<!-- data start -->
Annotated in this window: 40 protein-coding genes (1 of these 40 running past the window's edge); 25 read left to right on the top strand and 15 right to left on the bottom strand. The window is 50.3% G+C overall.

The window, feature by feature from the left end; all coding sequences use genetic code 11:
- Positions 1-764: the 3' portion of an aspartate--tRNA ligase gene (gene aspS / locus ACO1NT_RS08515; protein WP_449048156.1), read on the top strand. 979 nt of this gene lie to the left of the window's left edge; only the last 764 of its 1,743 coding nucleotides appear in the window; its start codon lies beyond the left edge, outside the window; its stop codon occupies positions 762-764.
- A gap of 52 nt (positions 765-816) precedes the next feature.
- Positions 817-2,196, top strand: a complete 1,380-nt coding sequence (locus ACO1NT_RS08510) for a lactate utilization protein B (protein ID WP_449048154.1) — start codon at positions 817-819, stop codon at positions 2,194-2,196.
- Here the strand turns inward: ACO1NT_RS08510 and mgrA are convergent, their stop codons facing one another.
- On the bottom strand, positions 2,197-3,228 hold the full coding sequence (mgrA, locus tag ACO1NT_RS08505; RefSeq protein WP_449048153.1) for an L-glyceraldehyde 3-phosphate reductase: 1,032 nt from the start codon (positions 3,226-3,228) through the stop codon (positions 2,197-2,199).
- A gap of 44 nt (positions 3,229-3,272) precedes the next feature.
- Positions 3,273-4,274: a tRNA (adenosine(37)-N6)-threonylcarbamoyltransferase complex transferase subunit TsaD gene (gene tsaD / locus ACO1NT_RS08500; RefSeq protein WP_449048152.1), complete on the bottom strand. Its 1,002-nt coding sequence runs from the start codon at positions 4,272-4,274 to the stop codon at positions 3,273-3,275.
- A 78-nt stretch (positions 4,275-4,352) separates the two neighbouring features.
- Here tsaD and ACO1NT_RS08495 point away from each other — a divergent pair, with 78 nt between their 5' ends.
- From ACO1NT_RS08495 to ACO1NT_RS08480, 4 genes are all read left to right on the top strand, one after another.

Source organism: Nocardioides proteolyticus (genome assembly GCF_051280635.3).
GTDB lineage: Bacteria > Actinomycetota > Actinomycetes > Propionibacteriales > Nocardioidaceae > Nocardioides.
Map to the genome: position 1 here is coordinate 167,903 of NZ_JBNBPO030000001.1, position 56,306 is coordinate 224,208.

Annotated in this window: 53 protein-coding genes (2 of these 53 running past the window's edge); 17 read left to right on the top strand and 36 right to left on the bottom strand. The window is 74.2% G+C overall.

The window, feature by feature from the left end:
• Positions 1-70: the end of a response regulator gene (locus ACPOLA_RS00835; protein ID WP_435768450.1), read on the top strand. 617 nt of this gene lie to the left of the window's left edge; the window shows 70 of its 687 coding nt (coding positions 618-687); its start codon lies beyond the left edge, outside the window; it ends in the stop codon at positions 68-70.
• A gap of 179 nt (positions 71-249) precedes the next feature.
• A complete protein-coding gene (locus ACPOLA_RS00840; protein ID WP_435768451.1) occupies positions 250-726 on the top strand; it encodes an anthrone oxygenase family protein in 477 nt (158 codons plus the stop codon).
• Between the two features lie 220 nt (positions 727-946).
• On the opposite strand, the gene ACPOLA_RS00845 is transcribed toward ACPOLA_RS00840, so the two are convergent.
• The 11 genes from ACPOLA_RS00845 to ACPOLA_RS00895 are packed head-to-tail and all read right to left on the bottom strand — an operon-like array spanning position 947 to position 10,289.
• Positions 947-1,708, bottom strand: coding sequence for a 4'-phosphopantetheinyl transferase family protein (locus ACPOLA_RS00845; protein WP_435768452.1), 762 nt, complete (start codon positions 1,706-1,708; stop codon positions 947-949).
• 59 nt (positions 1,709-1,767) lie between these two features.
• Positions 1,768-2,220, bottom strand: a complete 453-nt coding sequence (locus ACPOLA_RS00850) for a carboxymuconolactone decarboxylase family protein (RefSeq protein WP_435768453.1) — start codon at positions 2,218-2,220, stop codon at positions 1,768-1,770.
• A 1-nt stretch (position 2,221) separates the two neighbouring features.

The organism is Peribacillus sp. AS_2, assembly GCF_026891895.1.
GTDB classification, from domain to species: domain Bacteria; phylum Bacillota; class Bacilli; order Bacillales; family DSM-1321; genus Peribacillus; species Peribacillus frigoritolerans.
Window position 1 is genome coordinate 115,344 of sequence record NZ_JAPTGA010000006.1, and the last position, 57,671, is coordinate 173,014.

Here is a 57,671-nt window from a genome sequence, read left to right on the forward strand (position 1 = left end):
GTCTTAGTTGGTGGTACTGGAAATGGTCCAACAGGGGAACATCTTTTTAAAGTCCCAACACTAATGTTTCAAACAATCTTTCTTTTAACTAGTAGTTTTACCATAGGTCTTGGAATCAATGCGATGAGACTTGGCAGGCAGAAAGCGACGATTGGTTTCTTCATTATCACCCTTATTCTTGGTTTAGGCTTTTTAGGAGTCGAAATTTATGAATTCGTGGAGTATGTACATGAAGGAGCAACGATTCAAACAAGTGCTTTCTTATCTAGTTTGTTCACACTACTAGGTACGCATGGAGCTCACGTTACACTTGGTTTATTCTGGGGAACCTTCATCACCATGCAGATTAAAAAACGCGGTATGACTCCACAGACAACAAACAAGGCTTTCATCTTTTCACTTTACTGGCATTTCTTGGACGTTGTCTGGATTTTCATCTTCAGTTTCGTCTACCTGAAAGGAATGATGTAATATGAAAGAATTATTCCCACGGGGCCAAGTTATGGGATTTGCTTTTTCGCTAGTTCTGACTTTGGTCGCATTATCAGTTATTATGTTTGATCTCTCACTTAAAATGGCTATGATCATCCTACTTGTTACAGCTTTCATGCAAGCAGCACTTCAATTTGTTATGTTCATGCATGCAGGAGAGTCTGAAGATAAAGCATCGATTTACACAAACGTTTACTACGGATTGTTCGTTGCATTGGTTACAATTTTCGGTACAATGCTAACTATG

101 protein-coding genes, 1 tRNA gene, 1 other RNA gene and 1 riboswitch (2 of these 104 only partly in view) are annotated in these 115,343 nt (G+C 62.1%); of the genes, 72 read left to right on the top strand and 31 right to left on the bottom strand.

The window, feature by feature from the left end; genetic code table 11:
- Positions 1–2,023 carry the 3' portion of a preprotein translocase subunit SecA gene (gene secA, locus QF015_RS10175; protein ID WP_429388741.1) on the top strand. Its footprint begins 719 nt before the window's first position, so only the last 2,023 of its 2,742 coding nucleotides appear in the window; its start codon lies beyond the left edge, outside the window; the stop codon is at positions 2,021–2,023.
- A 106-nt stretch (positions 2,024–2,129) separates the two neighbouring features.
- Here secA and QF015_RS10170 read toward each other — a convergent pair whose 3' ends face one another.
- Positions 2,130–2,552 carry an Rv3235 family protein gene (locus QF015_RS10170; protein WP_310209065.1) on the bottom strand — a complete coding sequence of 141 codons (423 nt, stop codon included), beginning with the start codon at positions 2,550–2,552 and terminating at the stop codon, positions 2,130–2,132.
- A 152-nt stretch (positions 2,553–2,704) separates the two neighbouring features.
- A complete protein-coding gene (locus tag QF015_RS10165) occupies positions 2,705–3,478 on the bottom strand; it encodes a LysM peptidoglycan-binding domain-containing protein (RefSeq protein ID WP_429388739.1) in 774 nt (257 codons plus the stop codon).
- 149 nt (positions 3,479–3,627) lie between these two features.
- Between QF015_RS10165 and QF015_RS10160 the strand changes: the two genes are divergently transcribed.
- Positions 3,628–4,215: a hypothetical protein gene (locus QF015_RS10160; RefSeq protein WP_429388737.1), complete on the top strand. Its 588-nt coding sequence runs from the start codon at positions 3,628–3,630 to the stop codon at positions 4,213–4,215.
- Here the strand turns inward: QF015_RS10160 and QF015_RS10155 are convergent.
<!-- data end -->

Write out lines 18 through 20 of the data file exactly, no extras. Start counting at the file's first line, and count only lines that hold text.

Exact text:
• Positions 1-70: the end of a response regulator gene (locus ACPOLA_RS00835; protein ID WP_435768450.1), read on the top strand. 617 nt of this gene lie to the left of the window's left edge; the window shows 70 of its 687 coding nt (coding positions 618-687); its start codon lies beyond the left edge, outside the window; it ends in the stop codon at positions 68-70.
• A gap of 179 nt (positions 71-249) precedes the next feature.
• A complete protein-coding gene (locus ACPOLA_RS00840; protein ID WP_435768451.1) occupies positions 250-726 on the top strand; it encodes an anthrone oxygenase family protein in 477 nt (158 codons plus the stop codon).